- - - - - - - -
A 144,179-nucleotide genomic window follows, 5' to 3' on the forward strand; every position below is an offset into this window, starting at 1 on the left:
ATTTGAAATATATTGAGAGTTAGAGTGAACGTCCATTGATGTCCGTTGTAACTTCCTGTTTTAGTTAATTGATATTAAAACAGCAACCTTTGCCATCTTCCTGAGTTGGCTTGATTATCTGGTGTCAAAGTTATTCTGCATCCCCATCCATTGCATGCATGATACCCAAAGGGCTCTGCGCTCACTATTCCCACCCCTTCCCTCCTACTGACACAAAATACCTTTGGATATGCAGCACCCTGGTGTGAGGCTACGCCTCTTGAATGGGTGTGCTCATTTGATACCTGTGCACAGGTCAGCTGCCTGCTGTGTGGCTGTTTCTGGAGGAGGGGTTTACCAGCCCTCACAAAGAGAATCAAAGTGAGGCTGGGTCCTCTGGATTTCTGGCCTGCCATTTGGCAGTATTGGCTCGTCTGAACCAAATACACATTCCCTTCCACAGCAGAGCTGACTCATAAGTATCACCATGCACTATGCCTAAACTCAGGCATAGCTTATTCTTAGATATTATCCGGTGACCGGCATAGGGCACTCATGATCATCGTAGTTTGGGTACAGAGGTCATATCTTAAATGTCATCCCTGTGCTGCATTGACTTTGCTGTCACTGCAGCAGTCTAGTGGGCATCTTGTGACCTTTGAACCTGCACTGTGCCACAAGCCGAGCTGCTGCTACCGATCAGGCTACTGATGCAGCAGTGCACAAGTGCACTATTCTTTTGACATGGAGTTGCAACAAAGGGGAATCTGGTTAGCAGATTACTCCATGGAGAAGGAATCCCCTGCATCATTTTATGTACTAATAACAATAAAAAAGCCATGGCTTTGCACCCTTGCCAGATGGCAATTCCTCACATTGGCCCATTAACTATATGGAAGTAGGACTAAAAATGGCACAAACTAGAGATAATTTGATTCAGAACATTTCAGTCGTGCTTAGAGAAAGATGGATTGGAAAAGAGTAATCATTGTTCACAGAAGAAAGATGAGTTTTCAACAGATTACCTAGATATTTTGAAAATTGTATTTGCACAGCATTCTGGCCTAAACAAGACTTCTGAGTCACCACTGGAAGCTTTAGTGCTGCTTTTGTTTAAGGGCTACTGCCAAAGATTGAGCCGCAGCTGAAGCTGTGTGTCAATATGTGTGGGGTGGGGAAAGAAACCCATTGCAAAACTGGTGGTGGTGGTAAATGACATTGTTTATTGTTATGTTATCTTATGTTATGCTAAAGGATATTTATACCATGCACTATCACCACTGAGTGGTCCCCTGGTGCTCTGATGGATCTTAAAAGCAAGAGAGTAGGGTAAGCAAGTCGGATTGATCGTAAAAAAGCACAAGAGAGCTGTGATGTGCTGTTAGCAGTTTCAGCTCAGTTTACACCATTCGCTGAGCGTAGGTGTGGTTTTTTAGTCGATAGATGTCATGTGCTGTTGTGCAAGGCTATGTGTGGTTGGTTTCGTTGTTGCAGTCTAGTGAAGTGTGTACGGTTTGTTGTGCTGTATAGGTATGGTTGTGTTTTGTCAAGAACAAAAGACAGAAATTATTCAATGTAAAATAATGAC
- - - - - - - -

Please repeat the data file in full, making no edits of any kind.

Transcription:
A 144,179-nucleotide genomic window follows, 5' to 3' on the forward strand; every position below is an offset into this window, starting at 1 on the left:
ATTTGAAATATATTGAGAGTTAGAGTGAACGTCCATTGATGTCCGTTGTAACTTCCTGTTTTAGTTAATTGATATTAAAACAGCAACCTTTGCCATCTTCCTGAGTTGGCTTGATTATCTGGTGTCAAAGTTATTCTGCATCCCCATCCATTGCATGCATGATACCCAAAGGGCTCTGCGCTCACTATTCCCACCCCTTCCCTCCTACTGACACAAAATACCTTTGGATATGCAGCACCCTGGTGTGAGGCTACGCCTCTTGAATGGGTGTGCTCATTTGATACCTGTGCACAGGTCAGCTGCCTGCTGTGTGGCTGTTTCTGGAGGAGGGGTTTACCAGCCCTCACAAAGAGAATCAAAGTGAGGCTGGGTCCTCTGGATTTCTGGCCTGCCATTTGGCAGTATTGGCTCGTCTGAACCAAATACACATTCCCTTCCACAGCAGAGCTGACTCATAAGTATCACCATGCACTATGCCTAAACTCAGGCATAGCTTATTCTTAGATATTATCCGGTGACCGGCATAGGGCACTCATGATCATCGTAGTTTGGGTACAGAGGTCATATCTTAAATGTCATCCCTGTGCTGCATTGACTTTGCTGTCACTGCAGCAGTCTAGTGGGCATCTTGTGACCTTTGAACCTGCACTGTGCCACAAGCCGAGCTGCTGCTACCGATCAGGCTACTGATGCAGCAGTGCACAAGTGCACTATTCTTTTGACATGGAGTTGCAACAAAGGGGAATCTGGTTAGCAGATTACTCCATGGAGAAGGAATCCCCTGCATCATTTTATGTACTAATAACAATAAAAAAGCCATGGCTTTGCACCCTTGCCAGATGGCAATTCCTCACATTGGCCCATTAACTATATGGAAGTAGGACTAAAAATGGCACAAACTAGAGATAATTTGATTCAGAACATTTCAGTCGTGCTTAGAGAAAGATGGATTGGAAAAGAGTAATCATTGTTCACAGAAGAAAGATGAGTTTTCAACAGATTACCTAGATATTTTGAAAATTGTATTTGCACAGCATTCTGGCCTAAACAAGACTTCTGAGTCACCACTGGAAGCTTTAGTGCTGCTTTTGTTTAAGGGCTACTGCCAAAGATTGAGCCGCAGCTGAAGCTGTGTGTCAATATGTGTGGGGTGGGGAAAGAAACCCATTGCAAAACTGGTGGTGGTGGTAAATGACATTGTTTATTGTTATGTTATCTTATGTTATGCTAAAGGATATTTATACCATGCACTATCACCACTGAGTGGTCCCCTGGTGCTCTGATGGATCTTAAAAGCAAGAGAGTAGGGTAAGCAAGTCGGATTGATCGTAAAAAAGCACAAGAGAGCTGTGATGTGCTGTTAGCAGTTTCAGCTCAGTTTACACCATTCGCTGAGCGTAGGTGTGGTTTTTTAGTCGATAGATGTCATGTGCTGTTGTGCAAGGCTATGTGTGGTTGGTTTCGTTGTTGCAGTCTAGTGAAGTGTGTACGGTTTGTTGTGCTGTATAGGTATGGTTGTGTTTTGTCAAGAACAAAAGACAGAAATTATTCAATGTAAAATAATGAC